Magnificent Research Obsessions

‘Every passion borders on the chaotic, but the collector’s passion borders on the chaos of memories.’

Walter Benjamin

There seems to be an inevitable element of obsession in any research project. A PhD is a commitment to spend years studying the minute (and sometimes seemingly infinite) detail of an instinct, an idea, or a passion. We asked some PhD students to share their magnificent research obsessions with us. From the resonance of a single object, to collections of postcards, books and other treasured ephemera, these objects tell an alternative story of the PhD experience.


Penny Newell

unnamed

Objects (from top left) with thanks to all donors: framed oil print John Constable, Cloud Study (1822); framed handmade cloud print on Japanese rice paper (2011); Cloud passport holder (2015); ‘CLOUD COLLECTION KIT’ notebook (2014); cartoon cloud notebook (2014); cloud drawstring bag (2014); Casio sky blue F-91W watch (2015); cloud birthday card (modified, 2015); postcard Paul Nash, Battle of Britain (1941, acquired 2013); handmade embroidered note: ‘I’m on cloud nine because you’re cloud mine’ (2015); vintage autograph book with cloud doodles, anon. (c.1941); postcard Lizzie Spikes, Howard’s cloud classification (2015); postcard Clay Perry, Mira Schendel (1966, acquired 2015); strawberry jam miniature jar containing plasticine (2013); gold capped miniature jar containing cotton wool (2012); cloud letters (modified, 2016); black and white cloud photograph found on Deptford Market (sample of 20, acquired 2013); postcard René Magritte, The Future of Statues (1937, acquired 2012); glass shaker containing cotton wool (2014); postcard Zoë Harcourt-Kelly, cloud study (2015); postcard Andrew Logan, Andrew Logan’s Bedroom, Outfit and Flower Sculpture, 10 Denmark Street, Oxford (1969); cloud luggage tag (2015); blue shift lomography film, 35mm (2015); chocolate wrapper ‘Finding faces in the clouds’ (2013); handmade cloud mobile with steel frame and cushion clouds (2012).

Penny Newell is based at King’s College London, where she is currently working on a literary studies thesis about clouds.


Rebecca Whiteley

Obstetric Model

My thesis is on early modern images of the pregnant body. When I found this little anatomical model I knew I had to have it as my mascot. I keep it on my desk to remind me that all times and cultures have had their own ways of representing and understanding the bodily interior. And while our vision of the bodily interior is very different to the early modern, we are linked by a fascination with seeing the unseeable – the unborn child.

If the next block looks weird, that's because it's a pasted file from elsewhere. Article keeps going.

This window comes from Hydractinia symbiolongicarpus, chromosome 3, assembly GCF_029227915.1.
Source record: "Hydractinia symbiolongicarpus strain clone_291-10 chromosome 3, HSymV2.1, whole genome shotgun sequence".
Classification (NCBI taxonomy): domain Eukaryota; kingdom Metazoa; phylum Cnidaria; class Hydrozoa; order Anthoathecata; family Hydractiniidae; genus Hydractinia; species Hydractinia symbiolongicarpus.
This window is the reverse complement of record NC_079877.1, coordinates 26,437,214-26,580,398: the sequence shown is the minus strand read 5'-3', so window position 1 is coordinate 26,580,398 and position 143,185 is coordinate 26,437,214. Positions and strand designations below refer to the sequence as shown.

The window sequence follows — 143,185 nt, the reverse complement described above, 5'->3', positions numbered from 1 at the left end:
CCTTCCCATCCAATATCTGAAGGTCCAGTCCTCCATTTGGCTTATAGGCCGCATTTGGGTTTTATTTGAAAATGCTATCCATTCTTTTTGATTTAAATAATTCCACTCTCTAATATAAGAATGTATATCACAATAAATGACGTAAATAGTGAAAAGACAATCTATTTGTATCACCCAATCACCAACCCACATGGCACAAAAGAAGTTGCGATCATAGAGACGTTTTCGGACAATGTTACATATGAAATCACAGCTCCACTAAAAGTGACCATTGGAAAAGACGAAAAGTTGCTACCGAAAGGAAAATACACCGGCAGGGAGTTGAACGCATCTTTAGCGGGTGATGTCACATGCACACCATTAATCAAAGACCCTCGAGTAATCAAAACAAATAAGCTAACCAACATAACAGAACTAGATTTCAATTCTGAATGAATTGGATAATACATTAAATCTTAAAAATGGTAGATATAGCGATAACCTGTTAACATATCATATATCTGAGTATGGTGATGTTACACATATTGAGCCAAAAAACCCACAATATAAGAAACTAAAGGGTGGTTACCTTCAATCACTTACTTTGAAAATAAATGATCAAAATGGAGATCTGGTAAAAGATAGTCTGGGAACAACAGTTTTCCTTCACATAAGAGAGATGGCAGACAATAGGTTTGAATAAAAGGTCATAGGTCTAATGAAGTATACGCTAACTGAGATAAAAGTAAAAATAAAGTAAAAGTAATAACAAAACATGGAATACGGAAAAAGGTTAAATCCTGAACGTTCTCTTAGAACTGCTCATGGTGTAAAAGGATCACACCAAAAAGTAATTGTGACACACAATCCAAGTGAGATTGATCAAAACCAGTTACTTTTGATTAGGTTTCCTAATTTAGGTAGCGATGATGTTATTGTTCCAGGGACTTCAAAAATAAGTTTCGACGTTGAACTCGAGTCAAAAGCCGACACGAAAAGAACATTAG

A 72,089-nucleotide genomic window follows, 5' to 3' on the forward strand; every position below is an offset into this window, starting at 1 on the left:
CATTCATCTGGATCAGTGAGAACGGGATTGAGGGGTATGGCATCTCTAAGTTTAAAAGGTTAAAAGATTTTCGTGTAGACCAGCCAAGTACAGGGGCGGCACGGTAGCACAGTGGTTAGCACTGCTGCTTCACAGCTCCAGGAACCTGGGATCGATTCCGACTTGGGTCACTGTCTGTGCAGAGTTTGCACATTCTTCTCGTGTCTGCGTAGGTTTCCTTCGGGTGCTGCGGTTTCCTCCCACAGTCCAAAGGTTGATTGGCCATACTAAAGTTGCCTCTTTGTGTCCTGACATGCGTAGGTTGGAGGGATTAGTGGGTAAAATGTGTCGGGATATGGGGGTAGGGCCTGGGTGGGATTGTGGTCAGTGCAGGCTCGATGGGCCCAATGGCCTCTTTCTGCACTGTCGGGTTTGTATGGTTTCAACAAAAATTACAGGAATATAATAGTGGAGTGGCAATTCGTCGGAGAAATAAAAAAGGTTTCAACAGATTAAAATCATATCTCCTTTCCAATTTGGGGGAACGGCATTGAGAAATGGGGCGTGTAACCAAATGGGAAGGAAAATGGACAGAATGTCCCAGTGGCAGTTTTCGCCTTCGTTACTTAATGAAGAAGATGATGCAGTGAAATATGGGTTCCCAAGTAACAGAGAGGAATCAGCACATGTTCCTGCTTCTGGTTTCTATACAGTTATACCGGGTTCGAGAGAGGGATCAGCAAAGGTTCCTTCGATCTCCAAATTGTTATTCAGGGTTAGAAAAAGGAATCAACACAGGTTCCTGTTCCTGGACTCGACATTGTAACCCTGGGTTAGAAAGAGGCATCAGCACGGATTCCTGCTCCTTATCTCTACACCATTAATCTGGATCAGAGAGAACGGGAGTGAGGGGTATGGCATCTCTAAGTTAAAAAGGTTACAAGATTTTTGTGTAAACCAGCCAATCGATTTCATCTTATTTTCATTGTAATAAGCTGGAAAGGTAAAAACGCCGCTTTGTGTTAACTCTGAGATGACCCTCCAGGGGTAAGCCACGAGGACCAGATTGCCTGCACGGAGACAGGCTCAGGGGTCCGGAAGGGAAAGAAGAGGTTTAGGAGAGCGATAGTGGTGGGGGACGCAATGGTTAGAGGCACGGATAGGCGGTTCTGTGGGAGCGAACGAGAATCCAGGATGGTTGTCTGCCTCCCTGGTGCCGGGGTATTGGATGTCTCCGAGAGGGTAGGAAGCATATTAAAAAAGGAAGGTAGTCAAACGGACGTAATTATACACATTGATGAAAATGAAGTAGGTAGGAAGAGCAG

Rebecca Whiteley is researching her PhD in the History of Art Department at UCL. Her research focuses on images of the pregnant body published in early modern midwifery and surgical books in England and Western Europe. Her thesis uses these images to construct a ‘body history’ for the period, asking what images can tell us about how people in the early modern period understood, treated, and visualised their bodies.


Brian Wallace

IMG-20160201-WA0000

I started this collection of vintage and reproduction Victorian postcards, cigarette cards and die-cut scraps out of the desire to own a cheap, colourful little primary source on the subjects I was writing about. Trawling through Portobello Market antique stalls graduated to browsing online markets, and the collection swelled with celebrities, ads, patriotic battle paintings, politicians, ‘Wish You Were Here’ imperial scenes, P&O liners, and scraps of odd ephemera (the General Gordon Safety Match label is a highlight). It’s become like a group portrait of my work on the era, growing with my PhD and always a work in progress.

Brian Wallace is a history PhD candidate studying Victorian colonial sieges at King’s College London.


Katarzyna Falęcka

Magnificent obsessions Katarzyna

My obsessive object is a 1917 photograph held at the British Library which shows two Algerian men looking though the focusing screen of a camera. It is an extremely valuable document as it shows the interaction between the colonised and the imported technology from Europe, urging us to rethink the role of the medium in colonised territories.

Katarzyna Falęcka is a first year PhD candidate at University College London, examining the role of photography in mediating the postcolonial relations between Algeria and France.


Francesca Brooks

Fran Magnificent David Jones Library